As musculoskeletal physiotherapists, shoulder pain is one of the most common complaints we see in the clinic. The reason for this is the shoulder is a very complex and unstable joint. It is considered as a ball and socket joint, but a more accurate representation would be a lollipop on a saucer. This analogy gives an indication of how unstable the joint is and the importance of the ligaments, tendons and muscles to support it. This makes the shoulder highly susceptible to injury, both in the professional athlete and the weekend warriors.

One of the most common pathologies we see is that involving the rotator cuff, a group of four muscles (supraspinatus, infraspinatus, teres minor and subscapularis). These muscles act as a pulley system to maintain the humeral head (ball) in the socket (saucer). Common diagnoses given to such a problem may be shoulder impingement, subacromial pain syndrome, rotator cuff tendinopathy, rotator cuff tear, degenerative cuff disease.

The majority of these conditions are successfully managed with conservative measures such as Physiotherapy (we break down our shoulder pain relief exercises in a previous blog post too). A physiotherapist will take an accurate history of what has happened to the shoulder and how the symptoms are impacting on everyday life. This will then be followed by a thorough objective assessment to assess the function and restrictions in the shoulder. Based on these findings it can then be decided on the best pathway of care. The majority of patients respond to physiotherapy alone. A small percentage of patients may need to be referred to an orthopaedic surgeon for a second opinion. This is usually if they have had a traumatic injury or if pain levels are high and are not responding to physiotherapy intervention.

One of the key components in shoulder rehabilitation is specific physiotherapy exercises for shoulder and arm pain. The importance of improving muscle patterning and strength in the shoulder complex is key in reducing pain and preventing any re-occurrence of symptoms in the future. Below are a few basic exercises that can help assist with shoulder and arm pain.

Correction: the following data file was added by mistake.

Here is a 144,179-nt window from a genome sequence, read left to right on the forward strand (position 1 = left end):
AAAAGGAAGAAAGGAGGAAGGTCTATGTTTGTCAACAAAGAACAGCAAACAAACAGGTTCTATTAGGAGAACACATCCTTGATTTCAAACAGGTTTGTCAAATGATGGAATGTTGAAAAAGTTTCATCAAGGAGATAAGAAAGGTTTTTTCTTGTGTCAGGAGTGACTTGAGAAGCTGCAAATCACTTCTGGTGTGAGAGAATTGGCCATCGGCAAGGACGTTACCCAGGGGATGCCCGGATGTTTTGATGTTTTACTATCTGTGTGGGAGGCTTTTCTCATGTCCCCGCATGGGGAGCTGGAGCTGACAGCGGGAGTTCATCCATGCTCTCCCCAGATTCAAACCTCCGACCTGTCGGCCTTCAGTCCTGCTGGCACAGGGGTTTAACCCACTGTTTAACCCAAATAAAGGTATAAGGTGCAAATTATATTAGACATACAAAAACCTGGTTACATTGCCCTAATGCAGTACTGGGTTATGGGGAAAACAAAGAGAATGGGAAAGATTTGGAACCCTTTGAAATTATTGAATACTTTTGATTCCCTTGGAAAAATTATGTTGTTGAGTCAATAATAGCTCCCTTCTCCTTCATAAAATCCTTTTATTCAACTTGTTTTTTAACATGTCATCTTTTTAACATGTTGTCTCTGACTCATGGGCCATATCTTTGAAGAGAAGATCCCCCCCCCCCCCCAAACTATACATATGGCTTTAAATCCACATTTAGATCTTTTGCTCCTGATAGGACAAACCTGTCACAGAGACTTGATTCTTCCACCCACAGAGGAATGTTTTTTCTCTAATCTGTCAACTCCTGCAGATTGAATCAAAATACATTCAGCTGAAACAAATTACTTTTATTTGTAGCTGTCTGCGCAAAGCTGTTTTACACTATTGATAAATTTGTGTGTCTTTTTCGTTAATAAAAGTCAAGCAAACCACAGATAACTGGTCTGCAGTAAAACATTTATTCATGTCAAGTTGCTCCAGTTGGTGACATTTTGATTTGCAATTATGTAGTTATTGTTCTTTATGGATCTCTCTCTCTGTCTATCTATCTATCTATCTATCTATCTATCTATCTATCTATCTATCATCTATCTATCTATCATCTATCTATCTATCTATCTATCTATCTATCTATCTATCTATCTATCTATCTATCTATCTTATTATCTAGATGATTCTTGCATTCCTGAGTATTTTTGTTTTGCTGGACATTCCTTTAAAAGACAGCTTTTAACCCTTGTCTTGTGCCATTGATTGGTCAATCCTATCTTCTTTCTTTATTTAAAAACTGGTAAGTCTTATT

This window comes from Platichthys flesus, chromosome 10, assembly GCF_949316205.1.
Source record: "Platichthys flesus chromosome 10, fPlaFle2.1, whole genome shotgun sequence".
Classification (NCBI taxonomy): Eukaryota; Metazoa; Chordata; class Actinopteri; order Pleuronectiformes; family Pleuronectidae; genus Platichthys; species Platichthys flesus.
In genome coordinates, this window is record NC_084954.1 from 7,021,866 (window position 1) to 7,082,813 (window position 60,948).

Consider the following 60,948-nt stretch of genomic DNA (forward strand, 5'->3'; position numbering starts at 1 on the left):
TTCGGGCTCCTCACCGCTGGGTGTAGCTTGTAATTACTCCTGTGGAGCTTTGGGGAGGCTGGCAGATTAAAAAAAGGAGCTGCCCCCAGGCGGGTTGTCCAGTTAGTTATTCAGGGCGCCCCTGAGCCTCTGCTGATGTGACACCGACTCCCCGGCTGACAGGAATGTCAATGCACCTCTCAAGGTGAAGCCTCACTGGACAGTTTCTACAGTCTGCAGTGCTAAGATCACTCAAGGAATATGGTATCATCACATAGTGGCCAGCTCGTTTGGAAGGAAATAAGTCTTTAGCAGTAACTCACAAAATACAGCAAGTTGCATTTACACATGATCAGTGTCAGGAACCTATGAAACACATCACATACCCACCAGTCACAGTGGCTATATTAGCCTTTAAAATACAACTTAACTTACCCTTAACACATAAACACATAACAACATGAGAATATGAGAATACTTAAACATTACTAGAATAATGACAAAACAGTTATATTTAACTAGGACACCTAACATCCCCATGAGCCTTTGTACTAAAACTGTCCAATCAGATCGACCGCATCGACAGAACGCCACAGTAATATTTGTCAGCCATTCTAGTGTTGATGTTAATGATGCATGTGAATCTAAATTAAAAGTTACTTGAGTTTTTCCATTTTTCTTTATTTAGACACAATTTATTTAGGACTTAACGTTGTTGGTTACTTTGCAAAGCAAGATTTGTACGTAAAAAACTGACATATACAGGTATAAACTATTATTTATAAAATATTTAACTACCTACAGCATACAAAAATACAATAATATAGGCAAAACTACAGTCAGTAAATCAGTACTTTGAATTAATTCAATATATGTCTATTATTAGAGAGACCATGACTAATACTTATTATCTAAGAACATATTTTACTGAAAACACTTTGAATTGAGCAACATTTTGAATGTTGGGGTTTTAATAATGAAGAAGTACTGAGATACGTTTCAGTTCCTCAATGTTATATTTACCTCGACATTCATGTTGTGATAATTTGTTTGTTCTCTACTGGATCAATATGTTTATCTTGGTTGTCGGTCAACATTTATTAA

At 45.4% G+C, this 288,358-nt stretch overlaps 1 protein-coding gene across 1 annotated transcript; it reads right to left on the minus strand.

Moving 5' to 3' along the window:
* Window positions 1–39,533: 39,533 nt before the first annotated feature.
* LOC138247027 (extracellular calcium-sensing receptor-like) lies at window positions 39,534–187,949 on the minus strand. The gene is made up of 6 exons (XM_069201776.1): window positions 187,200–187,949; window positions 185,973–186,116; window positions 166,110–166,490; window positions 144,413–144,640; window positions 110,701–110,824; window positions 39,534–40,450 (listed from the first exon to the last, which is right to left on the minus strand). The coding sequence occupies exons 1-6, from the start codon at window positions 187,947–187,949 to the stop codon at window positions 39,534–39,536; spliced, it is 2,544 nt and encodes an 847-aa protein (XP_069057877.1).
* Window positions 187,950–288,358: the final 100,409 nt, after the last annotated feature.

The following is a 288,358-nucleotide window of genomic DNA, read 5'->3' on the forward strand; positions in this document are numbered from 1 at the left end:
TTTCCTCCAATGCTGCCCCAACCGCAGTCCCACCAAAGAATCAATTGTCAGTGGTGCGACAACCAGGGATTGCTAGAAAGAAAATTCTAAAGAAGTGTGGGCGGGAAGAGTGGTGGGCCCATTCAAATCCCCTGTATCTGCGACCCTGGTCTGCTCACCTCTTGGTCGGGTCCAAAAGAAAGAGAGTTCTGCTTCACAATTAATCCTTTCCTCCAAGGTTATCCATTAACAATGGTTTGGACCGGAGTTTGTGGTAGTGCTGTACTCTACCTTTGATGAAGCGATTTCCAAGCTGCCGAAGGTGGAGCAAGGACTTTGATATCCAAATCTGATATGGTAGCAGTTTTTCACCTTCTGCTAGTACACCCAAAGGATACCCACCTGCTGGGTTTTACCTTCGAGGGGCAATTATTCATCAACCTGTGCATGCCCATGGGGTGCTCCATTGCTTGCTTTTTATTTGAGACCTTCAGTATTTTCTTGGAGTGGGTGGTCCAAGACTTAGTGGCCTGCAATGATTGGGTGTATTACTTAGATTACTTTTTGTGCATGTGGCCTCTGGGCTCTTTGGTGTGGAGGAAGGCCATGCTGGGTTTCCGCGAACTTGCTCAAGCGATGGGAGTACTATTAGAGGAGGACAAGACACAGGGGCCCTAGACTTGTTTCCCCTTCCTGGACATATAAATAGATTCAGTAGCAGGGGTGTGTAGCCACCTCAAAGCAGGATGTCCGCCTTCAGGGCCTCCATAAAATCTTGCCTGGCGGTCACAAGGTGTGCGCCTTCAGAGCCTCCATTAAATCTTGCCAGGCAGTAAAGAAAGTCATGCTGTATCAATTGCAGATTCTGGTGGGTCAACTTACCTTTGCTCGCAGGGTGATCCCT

Bilateral Wall Slides- place hands shoulder-width apart, step forward with your right leg and slide hands up the wall. Work within a pain-free range. As you bring the arms down step back with your leg to the starting position. Repeat with the left leg. Aim to do between 8-12 repetitions, maximum three sets. Movement should be pain free.

Four-Point Kneeling Series- knees should be under hips and hands under shoulders. Ensure equal weight distribution through the hands and gently draw shoulder blades into your back pockets. Level one would be alternating arm slides, level two alternating leg sidles and level three would be contralateral arm and leg slides (superman). Aim to do 5-10 repetitions, 2-3 sets depending on control and pain levels

Proprioceptive Ball Bounces- standing with feet hip-width apart. Arm in an abducted position between 70-90 degrees (pain dependent). Bounce the gym ball repeatedly off the wall. Level one would be bouncing the ball in the same spot. A progression would be to try and bounce the ball around in a clockwise position. Speed should remain the same and control essential. This exercise works on proprioception and reaction speed. The challenge is to see how long you can do it with good form!

Are you suffering from a shoulder injury? Please feel free to contact us to make a booking here.